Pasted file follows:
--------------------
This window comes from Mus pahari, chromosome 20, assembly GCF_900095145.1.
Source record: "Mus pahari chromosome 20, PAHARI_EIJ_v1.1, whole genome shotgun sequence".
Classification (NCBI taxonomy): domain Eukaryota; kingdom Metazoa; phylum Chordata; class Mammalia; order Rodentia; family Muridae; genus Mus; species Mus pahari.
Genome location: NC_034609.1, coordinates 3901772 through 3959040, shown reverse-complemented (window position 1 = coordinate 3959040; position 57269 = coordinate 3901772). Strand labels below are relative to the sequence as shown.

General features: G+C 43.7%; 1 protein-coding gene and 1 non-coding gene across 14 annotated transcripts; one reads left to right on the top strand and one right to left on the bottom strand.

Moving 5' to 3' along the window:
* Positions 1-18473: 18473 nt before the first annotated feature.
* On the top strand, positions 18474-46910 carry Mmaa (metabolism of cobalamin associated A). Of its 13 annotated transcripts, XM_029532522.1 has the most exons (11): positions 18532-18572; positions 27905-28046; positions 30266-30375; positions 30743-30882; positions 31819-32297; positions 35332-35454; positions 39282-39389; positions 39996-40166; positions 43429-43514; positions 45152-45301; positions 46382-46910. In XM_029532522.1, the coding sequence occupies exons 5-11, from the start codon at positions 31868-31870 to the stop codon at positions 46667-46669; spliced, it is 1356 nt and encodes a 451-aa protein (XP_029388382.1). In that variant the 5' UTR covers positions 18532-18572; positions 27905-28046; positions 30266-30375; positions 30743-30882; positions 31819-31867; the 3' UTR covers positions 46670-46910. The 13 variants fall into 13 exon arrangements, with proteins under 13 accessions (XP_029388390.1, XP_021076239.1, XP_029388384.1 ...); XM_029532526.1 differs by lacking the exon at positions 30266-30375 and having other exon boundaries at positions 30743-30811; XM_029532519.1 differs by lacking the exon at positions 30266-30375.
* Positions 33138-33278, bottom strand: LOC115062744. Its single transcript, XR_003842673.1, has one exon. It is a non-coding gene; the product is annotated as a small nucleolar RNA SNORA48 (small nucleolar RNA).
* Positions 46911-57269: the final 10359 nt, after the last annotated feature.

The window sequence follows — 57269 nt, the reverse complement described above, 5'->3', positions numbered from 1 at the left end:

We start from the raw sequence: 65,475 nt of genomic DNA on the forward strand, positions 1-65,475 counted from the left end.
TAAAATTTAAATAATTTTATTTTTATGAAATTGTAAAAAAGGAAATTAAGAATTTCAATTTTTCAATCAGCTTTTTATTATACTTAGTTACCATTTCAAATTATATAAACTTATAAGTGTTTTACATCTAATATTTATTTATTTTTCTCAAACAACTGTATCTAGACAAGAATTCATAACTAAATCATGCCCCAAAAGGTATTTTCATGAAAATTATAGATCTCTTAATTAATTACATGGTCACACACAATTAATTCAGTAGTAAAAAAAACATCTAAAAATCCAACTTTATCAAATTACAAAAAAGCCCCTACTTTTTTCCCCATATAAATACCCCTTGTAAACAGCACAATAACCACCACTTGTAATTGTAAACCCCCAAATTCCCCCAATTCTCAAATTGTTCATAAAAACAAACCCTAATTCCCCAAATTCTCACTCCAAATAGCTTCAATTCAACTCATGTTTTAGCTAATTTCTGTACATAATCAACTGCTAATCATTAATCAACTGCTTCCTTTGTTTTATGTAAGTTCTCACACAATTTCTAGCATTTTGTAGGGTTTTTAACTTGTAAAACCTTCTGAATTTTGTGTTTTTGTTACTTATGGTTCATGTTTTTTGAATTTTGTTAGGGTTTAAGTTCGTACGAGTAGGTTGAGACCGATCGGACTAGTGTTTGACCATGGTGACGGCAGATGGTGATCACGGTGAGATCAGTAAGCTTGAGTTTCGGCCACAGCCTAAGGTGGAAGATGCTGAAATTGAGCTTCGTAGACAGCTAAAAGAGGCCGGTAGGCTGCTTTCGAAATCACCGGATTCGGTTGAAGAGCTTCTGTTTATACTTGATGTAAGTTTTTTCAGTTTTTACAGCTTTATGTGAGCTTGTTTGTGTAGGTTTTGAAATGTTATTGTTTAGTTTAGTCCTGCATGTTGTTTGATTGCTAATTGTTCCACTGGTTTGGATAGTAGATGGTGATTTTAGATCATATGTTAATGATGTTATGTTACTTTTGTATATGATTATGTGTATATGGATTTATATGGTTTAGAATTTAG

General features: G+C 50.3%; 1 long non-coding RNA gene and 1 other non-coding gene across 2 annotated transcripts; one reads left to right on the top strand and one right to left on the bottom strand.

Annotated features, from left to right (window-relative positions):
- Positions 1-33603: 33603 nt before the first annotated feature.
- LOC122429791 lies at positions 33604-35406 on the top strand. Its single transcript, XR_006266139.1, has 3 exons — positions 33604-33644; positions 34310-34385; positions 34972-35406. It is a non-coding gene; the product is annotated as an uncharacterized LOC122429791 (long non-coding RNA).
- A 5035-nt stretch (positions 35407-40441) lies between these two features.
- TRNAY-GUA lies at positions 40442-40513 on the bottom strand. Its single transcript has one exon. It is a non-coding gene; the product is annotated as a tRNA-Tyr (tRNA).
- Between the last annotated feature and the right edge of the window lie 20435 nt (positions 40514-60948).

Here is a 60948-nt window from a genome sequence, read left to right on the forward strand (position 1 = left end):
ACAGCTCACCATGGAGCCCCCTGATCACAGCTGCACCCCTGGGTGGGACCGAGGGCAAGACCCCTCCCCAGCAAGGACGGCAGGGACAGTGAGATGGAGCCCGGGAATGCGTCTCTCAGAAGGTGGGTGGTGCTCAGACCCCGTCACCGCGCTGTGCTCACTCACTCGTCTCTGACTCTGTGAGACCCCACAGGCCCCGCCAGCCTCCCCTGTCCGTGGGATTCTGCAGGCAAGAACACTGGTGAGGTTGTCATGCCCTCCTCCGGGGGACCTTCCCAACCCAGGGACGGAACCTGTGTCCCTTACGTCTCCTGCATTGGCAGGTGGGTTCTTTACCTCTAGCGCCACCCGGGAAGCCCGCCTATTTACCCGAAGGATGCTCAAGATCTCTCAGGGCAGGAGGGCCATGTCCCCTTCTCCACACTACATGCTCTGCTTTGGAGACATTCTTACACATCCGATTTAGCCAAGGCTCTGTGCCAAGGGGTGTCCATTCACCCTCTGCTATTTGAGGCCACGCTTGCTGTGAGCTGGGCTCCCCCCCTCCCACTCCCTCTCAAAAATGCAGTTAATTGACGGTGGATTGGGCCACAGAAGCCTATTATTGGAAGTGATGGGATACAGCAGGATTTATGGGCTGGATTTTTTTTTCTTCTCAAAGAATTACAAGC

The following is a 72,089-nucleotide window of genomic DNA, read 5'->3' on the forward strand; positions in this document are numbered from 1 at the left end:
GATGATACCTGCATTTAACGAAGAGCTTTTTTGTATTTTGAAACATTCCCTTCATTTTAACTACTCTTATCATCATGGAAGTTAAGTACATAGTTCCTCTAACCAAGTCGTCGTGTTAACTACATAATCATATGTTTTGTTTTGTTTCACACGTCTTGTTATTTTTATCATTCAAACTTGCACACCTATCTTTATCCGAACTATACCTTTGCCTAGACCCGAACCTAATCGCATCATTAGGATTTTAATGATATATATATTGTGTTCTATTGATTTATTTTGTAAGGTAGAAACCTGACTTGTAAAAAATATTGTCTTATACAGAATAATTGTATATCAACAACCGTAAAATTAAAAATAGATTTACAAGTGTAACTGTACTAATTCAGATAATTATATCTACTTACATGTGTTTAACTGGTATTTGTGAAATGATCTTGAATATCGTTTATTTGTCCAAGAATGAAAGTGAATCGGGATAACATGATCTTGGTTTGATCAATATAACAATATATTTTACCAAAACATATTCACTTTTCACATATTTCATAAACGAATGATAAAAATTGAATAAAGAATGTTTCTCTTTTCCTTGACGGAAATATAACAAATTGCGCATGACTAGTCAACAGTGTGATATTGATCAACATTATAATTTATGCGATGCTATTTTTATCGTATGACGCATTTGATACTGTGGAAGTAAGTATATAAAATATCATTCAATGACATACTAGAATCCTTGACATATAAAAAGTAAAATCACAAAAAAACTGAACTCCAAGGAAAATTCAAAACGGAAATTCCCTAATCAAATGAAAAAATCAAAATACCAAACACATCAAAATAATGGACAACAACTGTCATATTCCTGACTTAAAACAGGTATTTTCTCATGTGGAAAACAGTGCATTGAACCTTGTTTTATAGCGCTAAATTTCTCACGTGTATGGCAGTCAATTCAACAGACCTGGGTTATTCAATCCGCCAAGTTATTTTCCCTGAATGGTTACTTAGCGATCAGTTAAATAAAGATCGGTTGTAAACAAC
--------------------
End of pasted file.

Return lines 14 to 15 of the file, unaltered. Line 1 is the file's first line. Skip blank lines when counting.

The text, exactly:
General features: G+C 50.3%; 1 long non-coding RNA gene and 1 other non-coding gene across 2 annotated transcripts; one reads left to right on the top strand and one right to left on the bottom strand.

Annotated features, from left to right (window-relative positions):